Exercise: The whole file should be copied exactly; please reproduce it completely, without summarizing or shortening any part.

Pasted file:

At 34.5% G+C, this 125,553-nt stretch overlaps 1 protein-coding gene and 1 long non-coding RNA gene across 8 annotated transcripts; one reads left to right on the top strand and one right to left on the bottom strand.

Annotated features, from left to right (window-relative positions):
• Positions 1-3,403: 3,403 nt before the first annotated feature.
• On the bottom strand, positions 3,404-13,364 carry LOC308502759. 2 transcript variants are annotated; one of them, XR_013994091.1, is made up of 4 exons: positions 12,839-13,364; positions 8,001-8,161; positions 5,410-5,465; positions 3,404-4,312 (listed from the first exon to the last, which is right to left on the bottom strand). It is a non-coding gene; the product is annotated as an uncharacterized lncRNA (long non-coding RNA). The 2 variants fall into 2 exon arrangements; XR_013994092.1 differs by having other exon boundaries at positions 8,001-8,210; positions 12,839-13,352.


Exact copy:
At 34.5% G+C, this 125,553-nt stretch overlaps 1 protein-coding gene and 1 long non-coding RNA gene across 8 annotated transcripts; one reads left to right on the top strand and one right to left on the bottom strand.

Annotated features, from left to right (window-relative positions):
• Positions 1-3,403: 3,403 nt before the first annotated feature.
• On the bottom strand, positions 3,404-13,364 carry LOC308502759. 2 transcript variants are annotated; one of them, XR_013994091.1, is made up of 4 exons: positions 12,839-13,364; positions 8,001-8,161; positions 5,410-5,465; positions 3,404-4,312 (listed from the first exon to the last, which is right to left on the bottom strand). It is a non-coding gene; the product is annotated as an uncharacterized lncRNA (long non-coding RNA). The 2 variants fall into 2 exon arrangements; XR_013994092.1 differs by having other exon boundaries at positions 8,001-8,210; positions 12,839-13,352.